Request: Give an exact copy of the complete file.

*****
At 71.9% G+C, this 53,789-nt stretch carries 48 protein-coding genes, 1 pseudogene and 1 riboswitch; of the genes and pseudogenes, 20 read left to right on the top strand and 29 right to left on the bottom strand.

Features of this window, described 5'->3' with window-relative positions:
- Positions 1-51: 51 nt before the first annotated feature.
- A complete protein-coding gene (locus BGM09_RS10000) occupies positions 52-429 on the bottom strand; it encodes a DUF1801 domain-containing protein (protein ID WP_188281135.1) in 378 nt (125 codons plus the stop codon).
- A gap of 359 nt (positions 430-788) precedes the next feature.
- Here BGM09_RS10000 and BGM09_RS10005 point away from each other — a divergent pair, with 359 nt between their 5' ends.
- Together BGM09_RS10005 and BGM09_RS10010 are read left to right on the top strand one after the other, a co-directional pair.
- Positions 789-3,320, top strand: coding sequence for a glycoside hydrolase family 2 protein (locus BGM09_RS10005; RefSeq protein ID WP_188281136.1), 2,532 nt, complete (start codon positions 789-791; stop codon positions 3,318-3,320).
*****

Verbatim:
At 71.9% G+C, this 53,789-nt stretch carries 48 protein-coding genes, 1 pseudogene and 1 riboswitch; of the genes and pseudogenes, 20 read left to right on the top strand and 29 right to left on the bottom strand.

Features of this window, described 5'->3' with window-relative positions:
- Positions 1-51: 51 nt before the first annotated feature.
- A complete protein-coding gene (locus BGM09_RS10000) occupies positions 52-429 on the bottom strand; it encodes a DUF1801 domain-containing protein (protein ID WP_188281135.1) in 378 nt (125 codons plus the stop codon).
- A gap of 359 nt (positions 430-788) precedes the next feature.
- Here BGM09_RS10000 and BGM09_RS10005 point away from each other — a divergent pair, with 359 nt between their 5' ends.
- Together BGM09_RS10005 and BGM09_RS10010 are read left to right on the top strand one after the other, a co-directional pair.
- Positions 789-3,320, top strand: coding sequence for a glycoside hydrolase family 2 protein (locus BGM09_RS10005; RefSeq protein ID WP_188281136.1), 2,532 nt, complete (start codon positions 789-791; stop codon positions 3,318-3,320).